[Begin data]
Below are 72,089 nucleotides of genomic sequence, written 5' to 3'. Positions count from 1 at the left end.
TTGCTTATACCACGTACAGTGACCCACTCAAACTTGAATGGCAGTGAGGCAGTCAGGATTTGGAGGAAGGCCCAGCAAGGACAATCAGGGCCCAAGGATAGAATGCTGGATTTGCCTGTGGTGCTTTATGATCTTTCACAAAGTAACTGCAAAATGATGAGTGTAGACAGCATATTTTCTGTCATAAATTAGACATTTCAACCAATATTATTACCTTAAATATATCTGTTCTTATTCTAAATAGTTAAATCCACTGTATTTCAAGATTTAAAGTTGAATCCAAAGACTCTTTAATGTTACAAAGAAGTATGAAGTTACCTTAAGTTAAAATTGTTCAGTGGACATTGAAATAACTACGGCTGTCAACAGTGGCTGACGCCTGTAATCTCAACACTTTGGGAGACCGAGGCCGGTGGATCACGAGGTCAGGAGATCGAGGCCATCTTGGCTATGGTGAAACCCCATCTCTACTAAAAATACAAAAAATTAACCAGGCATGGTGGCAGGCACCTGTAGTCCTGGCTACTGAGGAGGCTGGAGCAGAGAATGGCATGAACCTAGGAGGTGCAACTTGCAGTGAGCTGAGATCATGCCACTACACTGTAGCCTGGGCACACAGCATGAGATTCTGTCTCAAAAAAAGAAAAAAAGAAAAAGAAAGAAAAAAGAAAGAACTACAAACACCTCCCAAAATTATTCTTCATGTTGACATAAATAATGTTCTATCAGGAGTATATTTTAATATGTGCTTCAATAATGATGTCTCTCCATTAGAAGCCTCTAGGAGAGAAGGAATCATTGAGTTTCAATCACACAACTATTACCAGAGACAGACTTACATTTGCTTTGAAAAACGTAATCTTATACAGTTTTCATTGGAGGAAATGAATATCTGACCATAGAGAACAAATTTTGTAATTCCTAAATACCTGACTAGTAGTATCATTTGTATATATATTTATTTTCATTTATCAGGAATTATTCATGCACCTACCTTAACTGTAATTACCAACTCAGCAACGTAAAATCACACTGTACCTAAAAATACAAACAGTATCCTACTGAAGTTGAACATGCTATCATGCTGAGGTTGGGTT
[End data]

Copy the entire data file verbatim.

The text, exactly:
Below are 72,089 nucleotides of genomic sequence, written 5' to 3'. Positions count from 1 at the left end.
TTGCTTATACCACGTACAGTGACCCACTCAAACTTGAATGGCAGTGAGGCAGTCAGGATTTGGAGGAAGGCCCAGCAAGGACAATCAGGGCCCAAGGATAGAATGCTGGATTTGCCTGTGGTGCTTTATGATCTTTCACAAAGTAACTGCAAAATGATGAGTGTAGACAGCATATTTTCTGTCATAAATTAGACATTTCAACCAATATTATTACCTTAAATATATCTGTTCTTATTCTAAATAGTTAAATCCACTGTATTTCAAGATTTAAAGTTGAATCCAAAGACTCTTTAATGTTACAAAGAAGTATGAAGTTACCTTAAGTTAAAATTGTTCAGTGGACATTGAAATAACTACGGCTGTCAACAGTGGCTGACGCCTGTAATCTCAACACTTTGGGAGACCGAGGCCGGTGGATCACGAGGTCAGGAGATCGAGGCCATCTTGGCTATGGTGAAACCCCATCTCTACTAAAAATACAAAAAATTAACCAGGCATGGTGGCAGGCACCTGTAGTCCTGGCTACTGAGGAGGCTGGAGCAGAGAATGGCATGAACCTAGGAGGTGCAACTTGCAGTGAGCTGAGATCATGCCACTACACTGTAGCCTGGGCACACAGCATGAGATTCTGTCTCAAAAAAAGAAAAAAAGAAAAAGAAAGAAAAAAGAAAGAACTACAAACACCTCCCAAAATTATTCTTCATGTTGACATAAATAATGTTCTATCAGGAGTATATTTTAATATGTGCTTCAATAATGATGTCTCTCCATTAGAAGCCTCTAGGAGAGAAGGAATCATTGAGTTTCAATCACACAACTATTACCAGAGACAGACTTACATTTGCTTTGAAAAACGTAATCTTATACAGTTTTCATTGGAGGAAATGAATATCTGACCATAGAGAACAAATTTTGTAATTCCTAAATACCTGACTAGTAGTATCATTTGTATATATATTTATTTTCATTTATCAGGAATTATTCATGCACCTACCTTAACTGTAATTACCAACTCAGCAACGTAAAATCACACTGTACCTAAAAATACAAACAGTATCCTACTGAAGTTGAACATGCTATCATGCTGAGGTTGGGTT